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Photo-Illustration: by The Cut; Photo: Elissa Salas / Courtesy of Djali Alessandra Brown-Cepeda

Djali Brown-Cepeda didn’t grow up surrounded by a bunch of happy family photos. “I dreamed of the Black and Latinx experience – that of barbecues, parties, thousands of aunts, uncles and cousins ​​playing games at the family reunion,” the native New Yorker told The Cut. It’s this lack of archival footage at home, and likewise the lack of representation of Latinxes in historic New York City photos that tell the origin stories of the rapidly changing neighborhoods in which she grew up, that inspired her to create NuevaYorkinos.

Brown-Cepeda began growing his tribe, now 31,000 strong and counting, on Instagram two years ago, posting archival footage from Latinx friends and family in New York City. Her very first published image is a photo of her mother sitting on steps in Inwood in 1989. Once the page started to gain traction, she began accepting outside submissions. Now she is accepting email or DM submissions from all Latinxes in town who have images or videos taken in the five boroughs before 2010. (By the way, submissions must include the names of the subjects and their country of residence. origin, a story to accompany the photo, and the name of the person submitting.)

In the short time since she started, she has documented over 850 Latinx stories in New York City. The Instagram page is a touching and impactful historical document in which Brown-Cepeda, along with her community, can see themselves, see their ancestors. She doesn’t just document history; in a sense, Brown-Cepeda creates it.

Historical photographic records tend to be exclusive, says Brown-Cepeda. “I never want people to feel like they can’t share their story, I create a platform for everyone to share,” she adds. It’s especially important to Brown-Cepeda that as gentrification changes the New York City she grew up in, all of this rich history is documented and preserved.

This kind of work is family-friendly: Brown-Cepeda’s mother is a documentary filmmaker and her paternal grandmother is a legal librarian and historian. Today, Brown-Cepeda is a filmmaker herself, a career she has shaped her entire life. “It was very early in me to know the right story and tell the story for new generations to know and for me to know,” she said. Its goal now through cinema and NeuvaYorkinos is to continue to remind people “who we are, who we have been and who we will continue to be”.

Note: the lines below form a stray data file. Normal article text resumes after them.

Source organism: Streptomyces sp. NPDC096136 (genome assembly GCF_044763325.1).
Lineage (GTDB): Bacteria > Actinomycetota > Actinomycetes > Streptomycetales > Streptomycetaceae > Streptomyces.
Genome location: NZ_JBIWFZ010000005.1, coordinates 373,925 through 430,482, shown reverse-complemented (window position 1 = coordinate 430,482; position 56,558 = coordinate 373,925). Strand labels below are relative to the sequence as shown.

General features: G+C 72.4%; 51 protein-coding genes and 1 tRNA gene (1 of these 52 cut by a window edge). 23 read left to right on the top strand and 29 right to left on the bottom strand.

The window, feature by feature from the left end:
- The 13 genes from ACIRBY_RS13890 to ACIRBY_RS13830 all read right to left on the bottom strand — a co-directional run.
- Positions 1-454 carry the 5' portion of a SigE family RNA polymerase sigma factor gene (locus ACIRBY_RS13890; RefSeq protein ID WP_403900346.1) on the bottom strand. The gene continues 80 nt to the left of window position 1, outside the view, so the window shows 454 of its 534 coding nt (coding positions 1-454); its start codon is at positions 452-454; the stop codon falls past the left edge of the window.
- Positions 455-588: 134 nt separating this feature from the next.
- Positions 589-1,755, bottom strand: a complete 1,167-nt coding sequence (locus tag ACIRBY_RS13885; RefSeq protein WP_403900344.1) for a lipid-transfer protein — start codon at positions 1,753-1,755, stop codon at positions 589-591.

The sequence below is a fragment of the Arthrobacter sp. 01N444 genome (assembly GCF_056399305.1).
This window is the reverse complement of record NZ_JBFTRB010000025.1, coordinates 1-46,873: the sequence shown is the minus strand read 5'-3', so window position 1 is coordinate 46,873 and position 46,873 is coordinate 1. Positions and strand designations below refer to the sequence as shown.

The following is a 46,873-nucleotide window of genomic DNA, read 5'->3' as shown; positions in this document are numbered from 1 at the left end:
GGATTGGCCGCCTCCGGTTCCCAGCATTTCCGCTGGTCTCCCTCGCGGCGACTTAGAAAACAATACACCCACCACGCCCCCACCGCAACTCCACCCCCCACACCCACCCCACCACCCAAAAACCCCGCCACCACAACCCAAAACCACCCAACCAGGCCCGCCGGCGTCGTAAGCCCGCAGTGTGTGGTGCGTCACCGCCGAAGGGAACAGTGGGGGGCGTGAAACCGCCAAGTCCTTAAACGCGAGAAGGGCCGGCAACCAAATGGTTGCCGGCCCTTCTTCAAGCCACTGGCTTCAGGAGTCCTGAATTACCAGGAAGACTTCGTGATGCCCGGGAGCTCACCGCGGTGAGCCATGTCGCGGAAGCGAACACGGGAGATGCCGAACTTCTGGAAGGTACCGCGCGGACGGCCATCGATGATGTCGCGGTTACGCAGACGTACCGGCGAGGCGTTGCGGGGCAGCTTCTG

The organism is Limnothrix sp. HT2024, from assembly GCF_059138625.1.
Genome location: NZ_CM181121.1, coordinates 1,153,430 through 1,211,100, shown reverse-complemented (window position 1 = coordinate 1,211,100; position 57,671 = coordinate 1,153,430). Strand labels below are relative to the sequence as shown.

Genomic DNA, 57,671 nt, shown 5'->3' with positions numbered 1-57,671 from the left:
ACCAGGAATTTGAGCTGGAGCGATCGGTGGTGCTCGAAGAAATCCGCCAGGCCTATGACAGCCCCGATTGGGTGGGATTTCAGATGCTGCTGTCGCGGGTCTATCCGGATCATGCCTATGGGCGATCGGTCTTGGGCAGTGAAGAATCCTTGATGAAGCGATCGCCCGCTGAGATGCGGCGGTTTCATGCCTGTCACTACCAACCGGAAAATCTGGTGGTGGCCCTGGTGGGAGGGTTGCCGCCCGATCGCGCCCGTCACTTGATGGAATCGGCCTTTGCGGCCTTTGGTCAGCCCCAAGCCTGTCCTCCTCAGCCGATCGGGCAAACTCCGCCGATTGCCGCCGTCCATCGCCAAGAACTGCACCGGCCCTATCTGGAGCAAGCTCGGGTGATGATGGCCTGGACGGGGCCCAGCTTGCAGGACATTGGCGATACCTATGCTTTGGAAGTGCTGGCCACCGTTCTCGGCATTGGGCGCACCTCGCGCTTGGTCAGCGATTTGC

“I feel called to use visual media to help tell stories that have been overlooked or willfully forgotten,” says Brown-Cepeda. She has seen people reunite after sharing a photo of a certain neighborhood, realizing they grew up together or graduated from high school together. It is these moments of “meeting” that make her the most proud.

She’s tired of hearing words like “resilience” and “will” when it comes to describing communities of color. That’s not the point of his platform – it’s about happily celebrating where we’ve come from and where we’re going, not “in the face” of anything, just for sheer fun.

Below, Brown-Cepeda shares some of her favorite submissions with us and explains why these resonate with her.

Photo: Courtesy of Nuevayorkinos

“I have a special place in my heart for all the mother-daughter photos I receive via Nuevayorkinos. The Panamanian diaspora here in New York is incredibly important to the social and cultural fabric of this city. There is so much love and joy that is expressed through Jenay’s little smile: so sweet!

Photo: Courtesy of Nuevayorkinos

“This image was submitted by a friend of my father’s whom I have known for years. He is an artist whose work speaks of the golden age of hip-hop, as a graffiti artist. Coming from macho societies, I really love when men submit their photos and stories and contribute to the archives, sharing personal testimonials and loving moments. By sharing these stories, we help dismantle stereotypes; Black and brunette men have a lot of stereotypes against them, especially when it comes to fatherhood, so seeing the tenderness behind this photo and the beauty of the story is something close to my heart.

Photo: Courtesy of Nuevayorkinos

“While I love mother-daughter stories like I mentioned, nothing comes close to grandparent stories and photos. I was raised heavily by my own and couldn’t imagine my life without it. Those of us who have had the privilege of being raised in intergenerational backgrounds understand the importance of our abuelos – they make the world go round!

Photo: Courtesy of Nuevayorkinos

“This image is of Jackie and her daughter Chelsey. They have become a family, through Nuevayorkinos. The love they share for each other and the way they took my partner and I as a family is something I never imagined would come from this project.

Photo: Courtesy of Nuevayorkinos

“Valery’s story is a story that many who submit share – stories of finding a home in a new country after their families choose to embark on this journey into the unknown for the better. of their families and their future lines. Brooklyn is a special place and as it becomes more and more gentrified and whitewashed, it is crucial to me that these stories, our stories, continue to be heard. We have been here, we are here and we are not going anywhere.

Photo: Courtesy of Nuevayorkinos

“This image is so uniquely Latinx New York. I look at this picture, and I see not only Julio and his family, but everyone who celebrated their birthday in their apartments. Of rollos classic bizcocho, when I see this image, I see familiarity.


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